New birds and plants in August

One of the great things about moving back and forth between Batangas and Alabang is that whenever you visit, everything looks strikingly fresh and new again. Each time we go to the refuge, it feels like there’s something new to see, discover, observe, and document.

EDIT: We thought we had a new bird for the farm bird list. Tonji thought it was a Black-chinned Fruit Dove but now he is not so sure. We will not count it as Bird #103 because the ID seems questionable. I think it is most likely a Pink-necked Green pigeon.

We had a new bird for the farm bird list. This is a Black-chinned Fruit Dove Ptilinopus leclancheri. It’s a fairly big dove. I saw it while walking with the dogs and wasn’t able to get better photos. I thought it looked familiar, but couldn’t really place what it was. I showed the photo to Tonji about a week later when we were already back in Alabang. He said, “That’s a Black-chinned Fruit Dove, what else could it be?” Yey, bird #103 for the refuge!

a dove, backlit and with a weird pose!

Bats are a very common and plentiful in Alabang, but there were only a few of them in the refuge. We thought that we had very few bats because we didn’t have enough big trees that the bats could use as roosts. This year all of a sudden, this year we have a lot of bats! It seems that the new swimming pool brought in the bats! We see them flying over the pool and dipping into the water. Good thing we are using a copper-based, non-chlorine pool system.

We saw a Lesser Short Nosed Fruit Bat Cynopterus brachyotis roosting in a tree with an aratiles in its mouth. Tonji was cutting the grass when he spotted the bat and told he to look at it. When I saw it, I thought the fruit was a giant tooth! I was wondering if I should stop Momo from foraging for fallen aratiles fruits near the bat.

Lesser Short Nosed Fruit Bat

Our Ipil tree has flowers! This is one of the birthday trees that our daughter Monica gave us for our 49th birthdays in 2014. This was our first time to see this tree flowering. It is so cool when a tree you planted flowers and you get to collect the seeds and plant more trees! Ipil trees have big seeds that germinate well. I hope this tree produces lots of seeds!

Ipil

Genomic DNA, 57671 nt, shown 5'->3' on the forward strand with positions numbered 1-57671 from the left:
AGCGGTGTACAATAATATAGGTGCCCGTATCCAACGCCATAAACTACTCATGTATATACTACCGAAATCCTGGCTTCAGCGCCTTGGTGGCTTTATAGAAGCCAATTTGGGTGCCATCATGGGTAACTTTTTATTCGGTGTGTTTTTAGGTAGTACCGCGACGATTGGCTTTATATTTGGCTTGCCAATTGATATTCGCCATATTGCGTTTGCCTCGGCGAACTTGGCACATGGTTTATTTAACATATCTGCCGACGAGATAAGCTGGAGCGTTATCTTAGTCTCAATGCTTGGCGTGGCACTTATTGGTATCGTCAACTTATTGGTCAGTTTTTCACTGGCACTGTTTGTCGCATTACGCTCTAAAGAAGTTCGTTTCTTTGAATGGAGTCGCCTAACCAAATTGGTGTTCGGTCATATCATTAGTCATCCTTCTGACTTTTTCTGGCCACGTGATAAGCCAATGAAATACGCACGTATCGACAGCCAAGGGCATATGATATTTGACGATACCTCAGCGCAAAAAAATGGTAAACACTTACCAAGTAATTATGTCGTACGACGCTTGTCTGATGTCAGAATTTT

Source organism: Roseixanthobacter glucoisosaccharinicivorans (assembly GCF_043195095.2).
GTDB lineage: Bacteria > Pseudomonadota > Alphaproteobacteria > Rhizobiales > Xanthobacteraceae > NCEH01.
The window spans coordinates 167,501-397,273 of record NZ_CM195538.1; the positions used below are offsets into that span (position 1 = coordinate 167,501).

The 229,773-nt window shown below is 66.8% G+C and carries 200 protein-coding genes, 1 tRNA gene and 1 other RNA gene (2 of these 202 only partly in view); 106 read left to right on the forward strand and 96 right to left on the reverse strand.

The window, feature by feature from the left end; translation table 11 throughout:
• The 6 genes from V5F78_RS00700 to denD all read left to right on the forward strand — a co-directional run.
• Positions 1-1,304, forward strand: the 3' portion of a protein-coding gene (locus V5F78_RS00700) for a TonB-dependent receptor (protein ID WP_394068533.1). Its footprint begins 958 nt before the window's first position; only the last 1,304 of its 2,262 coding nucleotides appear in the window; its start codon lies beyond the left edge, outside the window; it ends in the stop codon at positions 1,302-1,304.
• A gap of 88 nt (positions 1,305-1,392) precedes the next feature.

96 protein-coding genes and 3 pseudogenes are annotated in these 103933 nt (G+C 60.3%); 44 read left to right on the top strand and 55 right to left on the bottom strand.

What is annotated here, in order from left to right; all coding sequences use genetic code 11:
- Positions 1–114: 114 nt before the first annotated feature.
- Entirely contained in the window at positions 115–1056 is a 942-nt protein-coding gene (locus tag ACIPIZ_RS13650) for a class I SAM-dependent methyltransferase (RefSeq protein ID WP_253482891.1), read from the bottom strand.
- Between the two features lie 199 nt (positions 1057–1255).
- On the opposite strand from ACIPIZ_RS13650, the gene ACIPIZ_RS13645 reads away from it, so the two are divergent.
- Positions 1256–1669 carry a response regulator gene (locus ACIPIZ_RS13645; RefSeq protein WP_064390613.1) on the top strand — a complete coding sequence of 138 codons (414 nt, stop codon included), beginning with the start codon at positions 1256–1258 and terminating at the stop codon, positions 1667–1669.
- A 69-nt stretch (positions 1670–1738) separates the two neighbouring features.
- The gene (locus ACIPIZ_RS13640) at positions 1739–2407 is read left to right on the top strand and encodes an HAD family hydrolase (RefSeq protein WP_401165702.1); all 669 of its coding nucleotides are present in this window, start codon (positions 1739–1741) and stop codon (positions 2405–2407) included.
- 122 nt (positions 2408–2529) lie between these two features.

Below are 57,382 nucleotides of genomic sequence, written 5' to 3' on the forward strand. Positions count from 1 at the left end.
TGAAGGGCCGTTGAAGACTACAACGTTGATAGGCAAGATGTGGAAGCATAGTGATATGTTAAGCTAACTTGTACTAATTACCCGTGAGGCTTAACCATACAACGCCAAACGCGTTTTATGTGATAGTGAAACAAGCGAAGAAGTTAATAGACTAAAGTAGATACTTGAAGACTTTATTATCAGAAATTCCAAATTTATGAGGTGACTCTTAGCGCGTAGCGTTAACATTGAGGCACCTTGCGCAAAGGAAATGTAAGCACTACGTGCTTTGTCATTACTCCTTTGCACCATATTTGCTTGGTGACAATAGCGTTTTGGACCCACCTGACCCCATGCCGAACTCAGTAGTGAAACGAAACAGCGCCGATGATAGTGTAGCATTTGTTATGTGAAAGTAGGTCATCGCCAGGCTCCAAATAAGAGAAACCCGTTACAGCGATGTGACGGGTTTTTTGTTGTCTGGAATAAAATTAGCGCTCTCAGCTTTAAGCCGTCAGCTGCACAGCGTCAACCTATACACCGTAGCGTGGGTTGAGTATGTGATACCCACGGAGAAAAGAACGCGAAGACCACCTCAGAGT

Tonji found a new flowering plant while cutting the grass in the paddock.

Tonji: What is this plant?
Me: Looks like talong (eggplant).
Tonji: How can it be talong, it looks like a tree!
Calls for Ambet.
Tonji: Ambet, please look at the plant. What is it?
Ambet: Tawag namin diyan talong-talongan.
Tonji: Ano??
Me (under my breath): TALONG!!

Talong-talongan

Sometimes you see birds that look “new” and you get all excited. But on closer inspection, turn out to be young birds.

Bright-capped Cisticola, immature

Or faraway young birds.

Asian Glossy Starling

Some things remain the same. Like the amount of time I spend trying taking pictures of Red-Keeled Flowerpeckers. You know when they are around because they have a distinctive call like pebbles being tapped together. When we were starting out with bird photography, a friend brought us to his mechanic’s house so we could take pictures of Red-Keeled Flowerpeckers up close and at eye level. The birds were feasting on aratiles fruit and didn’t mind us being around and taking their pictures.

Now we have our own aratiles trees and we have Red-Keeled Flowerpeckers visiting the trees. But the birds in our place do not behave like the ones in that mechanic’s house. Ours don’t stay put and are often even hard to spot. They are my bird photography nemesis. One of them, because there are others! So far this is one of my best attempts.

Red-keeled Flowerpecker

When I’m walking on our trails I tell myself “I am open to the possibility of seeing something awesome”. And I really believe it!

Two New Bird Photos for the Farm Bird List!

This week I got photos of two birds that we’ve seen at the refuge but never photographed at the refuge before! It makes me so happy to add to our list of birds photographed at the refuge.

The first one is the Philippine Hawk Cuckoo Cuculus pectoralis that I thought I photographed during our previous visit to the refuge. This time I searched for it in the trees so I could take a picture. This bird was doing its best to stay hidden inside the tree, behind a branch. I have a lot of pictures of the branch! This still counts as a bird photo since the bird is recognizable!

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Philippine Hawk Cuckoo .. can you see the yellow ring around the eye, gray head, and white throat? That’s the bird!
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Philippine Hawk Cuckoo flying away from me

The second one is a Ruddy-breasted Crake Porzana fusca that silently showed up in the former round pen at around 6:15 in the morning. It stayed long enough for me to run into the cottage, grab my camera, and take photos from the veranda! It was walking back and forth, foraging in the grass like a chicken. I thought it was a wild chicken. It did not immediately register that this was a Ruddy-breasted Crake, a bird that is considered difficult to see. Aside from our refuge, the only other places we have seen this bird are in Tarlac and Tadao, Ilocos Norte.

Tonji first saw this bird in our refuge in August 2018. He saw two adults and one black chick in the mango area. Now, less than two years later, we have a photo!